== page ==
The Rev. Scott Oche, another clergy member in the conference, shared about Bill’s influence on his entering the ministry. Scott was an accountant in the church at Sydney when he felt God’s call to preach. Bill invested time in his relationship with Scott, who likens Bill’s influence as similar to Paul’s mentoring of young Timothy. Scott served on staff with Bill while he was in seminary and noted how Bill helped him in many first opportunities in preaching, including Christmas Eve and then his first funeral. Scott remarked that “Bill was a disciple maker long before the annual conference had a plan. Bill was faithful to his family, to the church, and to my family.”

Another ministerial voice at the service was that of Dr. John Wagner, a professor at United Theological Seminary, and one who admitted to being of a different theological persuasion than Bill. But he clearly admired and respected Bill, though they had disagreed on the floor of annual conference. “I came to count on Bill for his honest opinions,” Wagner said with deep affection. “We are all in this together for the transformation of the world. His family is a witness to that transformation. There was no one like Bill. I miss him already.”

Bill and Carolyn have six children and they are impressive by any measure. Two are in pastoral ministry, one has been a missionary, and the others are actively involved in the churches where they live. It was moving to hear the two minister sons (Derik and Bill, Jr.) share about their Dad’s influence on them, by his affirmation of them in their various sports activities and by his insistence on the importance of character and integrity—there were to be no moral or ethical shortcuts. That would not honor Christ and the gospel.

Sixteen years ago, Bill developed Primary Progressive Aphasia, a disease which gradually reduced his ability to articulate his thoughts. Then came Progressive Supra Nuclear Palsy which took away his mobility, Finally, he developed Frontal Temporal Dementia, which attacked his memory. Through those sixteen years, his lovely wife, Carolyn, cared for him tirelessly and patiently, which is a beautiful story in itself. Bill donated his brain to Harvard University for research in Frontal Temporal Demential, a disorder in which there is need for much further research.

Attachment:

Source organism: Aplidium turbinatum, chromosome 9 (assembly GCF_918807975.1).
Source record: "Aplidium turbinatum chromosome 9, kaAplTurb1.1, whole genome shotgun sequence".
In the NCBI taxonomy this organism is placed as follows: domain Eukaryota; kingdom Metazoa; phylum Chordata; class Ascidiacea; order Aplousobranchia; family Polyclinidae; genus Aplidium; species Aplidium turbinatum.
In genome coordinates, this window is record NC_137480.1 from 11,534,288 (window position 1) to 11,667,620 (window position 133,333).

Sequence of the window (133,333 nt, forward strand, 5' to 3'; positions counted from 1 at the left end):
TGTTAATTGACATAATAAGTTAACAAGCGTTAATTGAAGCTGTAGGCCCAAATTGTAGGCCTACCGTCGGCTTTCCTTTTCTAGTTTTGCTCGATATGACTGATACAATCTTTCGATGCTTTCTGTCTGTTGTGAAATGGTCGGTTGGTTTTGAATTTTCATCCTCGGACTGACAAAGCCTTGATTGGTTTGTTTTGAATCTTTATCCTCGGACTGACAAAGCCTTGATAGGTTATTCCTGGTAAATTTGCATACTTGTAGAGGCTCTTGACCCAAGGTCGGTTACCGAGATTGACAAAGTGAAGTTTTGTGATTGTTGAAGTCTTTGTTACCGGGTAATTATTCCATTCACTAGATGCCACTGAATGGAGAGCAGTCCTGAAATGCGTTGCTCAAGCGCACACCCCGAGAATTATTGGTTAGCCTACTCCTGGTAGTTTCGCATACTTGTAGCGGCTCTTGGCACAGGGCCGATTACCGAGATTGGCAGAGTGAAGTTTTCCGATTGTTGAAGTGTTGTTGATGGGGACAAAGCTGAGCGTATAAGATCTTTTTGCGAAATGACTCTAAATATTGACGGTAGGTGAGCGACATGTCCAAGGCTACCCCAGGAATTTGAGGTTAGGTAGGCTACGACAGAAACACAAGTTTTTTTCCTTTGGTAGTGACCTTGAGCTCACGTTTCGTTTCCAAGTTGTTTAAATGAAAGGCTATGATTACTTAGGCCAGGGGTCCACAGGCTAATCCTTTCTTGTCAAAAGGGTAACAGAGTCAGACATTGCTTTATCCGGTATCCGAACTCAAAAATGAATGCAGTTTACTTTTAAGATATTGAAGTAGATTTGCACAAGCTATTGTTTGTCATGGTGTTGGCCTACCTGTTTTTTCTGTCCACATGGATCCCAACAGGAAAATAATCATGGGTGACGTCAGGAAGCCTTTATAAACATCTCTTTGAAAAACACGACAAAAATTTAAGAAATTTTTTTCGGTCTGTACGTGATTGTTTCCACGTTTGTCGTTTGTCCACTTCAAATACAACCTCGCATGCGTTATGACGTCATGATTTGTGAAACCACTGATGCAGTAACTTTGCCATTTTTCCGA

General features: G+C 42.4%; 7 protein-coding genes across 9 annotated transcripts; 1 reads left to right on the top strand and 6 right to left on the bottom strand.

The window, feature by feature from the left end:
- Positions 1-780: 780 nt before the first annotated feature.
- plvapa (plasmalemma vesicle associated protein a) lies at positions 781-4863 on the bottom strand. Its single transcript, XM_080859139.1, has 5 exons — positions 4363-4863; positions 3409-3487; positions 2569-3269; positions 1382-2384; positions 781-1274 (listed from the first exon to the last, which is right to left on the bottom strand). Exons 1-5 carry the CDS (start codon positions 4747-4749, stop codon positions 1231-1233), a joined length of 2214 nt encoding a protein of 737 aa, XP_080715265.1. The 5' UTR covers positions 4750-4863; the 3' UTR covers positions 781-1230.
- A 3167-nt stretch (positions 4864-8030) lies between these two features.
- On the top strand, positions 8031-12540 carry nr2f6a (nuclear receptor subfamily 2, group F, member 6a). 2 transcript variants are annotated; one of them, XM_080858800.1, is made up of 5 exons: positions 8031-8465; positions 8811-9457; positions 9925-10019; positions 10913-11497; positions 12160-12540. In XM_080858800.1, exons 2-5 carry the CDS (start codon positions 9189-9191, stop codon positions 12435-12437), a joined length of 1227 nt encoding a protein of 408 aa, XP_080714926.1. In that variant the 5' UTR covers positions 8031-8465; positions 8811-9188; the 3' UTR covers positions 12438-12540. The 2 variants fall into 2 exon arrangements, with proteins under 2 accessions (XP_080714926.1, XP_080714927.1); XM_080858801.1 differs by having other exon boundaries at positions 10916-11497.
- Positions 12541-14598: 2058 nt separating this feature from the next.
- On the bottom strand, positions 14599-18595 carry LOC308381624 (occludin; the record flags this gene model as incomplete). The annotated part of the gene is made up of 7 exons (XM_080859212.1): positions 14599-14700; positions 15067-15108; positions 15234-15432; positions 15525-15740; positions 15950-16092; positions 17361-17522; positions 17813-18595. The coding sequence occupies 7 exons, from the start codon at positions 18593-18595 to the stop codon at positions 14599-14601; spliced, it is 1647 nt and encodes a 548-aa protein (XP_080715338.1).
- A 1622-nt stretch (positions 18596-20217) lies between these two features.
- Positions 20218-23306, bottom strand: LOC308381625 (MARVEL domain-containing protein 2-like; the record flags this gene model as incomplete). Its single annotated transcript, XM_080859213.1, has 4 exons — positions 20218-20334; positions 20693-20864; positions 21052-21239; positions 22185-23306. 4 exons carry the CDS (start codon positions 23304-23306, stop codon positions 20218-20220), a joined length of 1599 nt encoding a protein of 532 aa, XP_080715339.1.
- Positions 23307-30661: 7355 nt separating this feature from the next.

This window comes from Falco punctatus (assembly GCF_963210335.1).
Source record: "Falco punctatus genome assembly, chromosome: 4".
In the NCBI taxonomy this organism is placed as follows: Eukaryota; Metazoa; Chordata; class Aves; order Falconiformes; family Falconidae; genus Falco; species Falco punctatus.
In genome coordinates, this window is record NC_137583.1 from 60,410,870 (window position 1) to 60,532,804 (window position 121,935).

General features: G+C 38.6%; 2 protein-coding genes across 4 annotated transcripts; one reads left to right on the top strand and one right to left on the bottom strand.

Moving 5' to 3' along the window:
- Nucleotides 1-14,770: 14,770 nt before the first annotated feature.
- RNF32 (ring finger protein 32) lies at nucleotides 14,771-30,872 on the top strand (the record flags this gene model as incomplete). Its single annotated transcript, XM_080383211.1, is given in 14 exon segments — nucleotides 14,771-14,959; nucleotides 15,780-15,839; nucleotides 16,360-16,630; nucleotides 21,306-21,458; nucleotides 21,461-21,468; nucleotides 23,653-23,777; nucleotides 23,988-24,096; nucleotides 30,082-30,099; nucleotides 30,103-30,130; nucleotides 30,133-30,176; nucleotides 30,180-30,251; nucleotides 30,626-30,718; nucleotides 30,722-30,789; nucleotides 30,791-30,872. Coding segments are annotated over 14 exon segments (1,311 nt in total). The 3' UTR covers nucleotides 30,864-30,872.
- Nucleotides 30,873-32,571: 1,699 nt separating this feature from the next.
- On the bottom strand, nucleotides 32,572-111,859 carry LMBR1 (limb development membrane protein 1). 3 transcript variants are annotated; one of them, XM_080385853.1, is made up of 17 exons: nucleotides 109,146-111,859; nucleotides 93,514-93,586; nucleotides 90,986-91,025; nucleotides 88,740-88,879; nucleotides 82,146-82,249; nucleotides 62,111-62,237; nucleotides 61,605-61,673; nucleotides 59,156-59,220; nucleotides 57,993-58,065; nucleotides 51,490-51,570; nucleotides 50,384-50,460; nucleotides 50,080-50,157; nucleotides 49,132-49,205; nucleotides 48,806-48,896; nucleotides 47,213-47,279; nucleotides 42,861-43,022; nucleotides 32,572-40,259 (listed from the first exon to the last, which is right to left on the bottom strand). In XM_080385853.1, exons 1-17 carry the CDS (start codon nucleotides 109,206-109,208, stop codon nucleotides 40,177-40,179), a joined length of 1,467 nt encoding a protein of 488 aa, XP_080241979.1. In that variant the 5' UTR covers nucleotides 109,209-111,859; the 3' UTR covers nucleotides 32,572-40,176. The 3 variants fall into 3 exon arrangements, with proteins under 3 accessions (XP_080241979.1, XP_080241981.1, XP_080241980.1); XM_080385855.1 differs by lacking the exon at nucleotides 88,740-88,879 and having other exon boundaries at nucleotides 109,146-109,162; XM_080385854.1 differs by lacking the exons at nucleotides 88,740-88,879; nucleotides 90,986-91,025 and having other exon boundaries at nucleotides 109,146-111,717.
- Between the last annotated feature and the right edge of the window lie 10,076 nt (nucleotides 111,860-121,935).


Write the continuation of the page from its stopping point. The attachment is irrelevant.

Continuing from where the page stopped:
The local church played a crucial role in the final years of Bill’s life. Carolyn shared how the Marysville Church and Sunday school classes came and helped her as Bill’s condition worsened. They sat with Bill while she could be out on errands and to shop. Others in the class came over in the evenings to help her get Bill from his wheelchair into bed. This is a beautiful testimony of the church simply being the church. The church doing what so many churches do week in and week out, in unselfish ministry and service that never gets splashy headlines. Someone has said that the Christian churches have many critics, but few competitors. How true that is.

I came away from that memorial service deeply moved by the extraordinary impact of the ministry of Bill and Carolyn Hines. What a great pastoral team they have been in the West Ohio Conference of our church. Thanks be to God for these faithful servants.

James V. Heidinger II is the president and publisher emeritus of Good News. 


  1. What a wonderful article! Bill and Carolyn were next door neighbors to us while at Grace Methodist in Hamilton, Ohio. We loved their family as did our whole church! Bill’s ministry had a profound influence on my own spiritual life.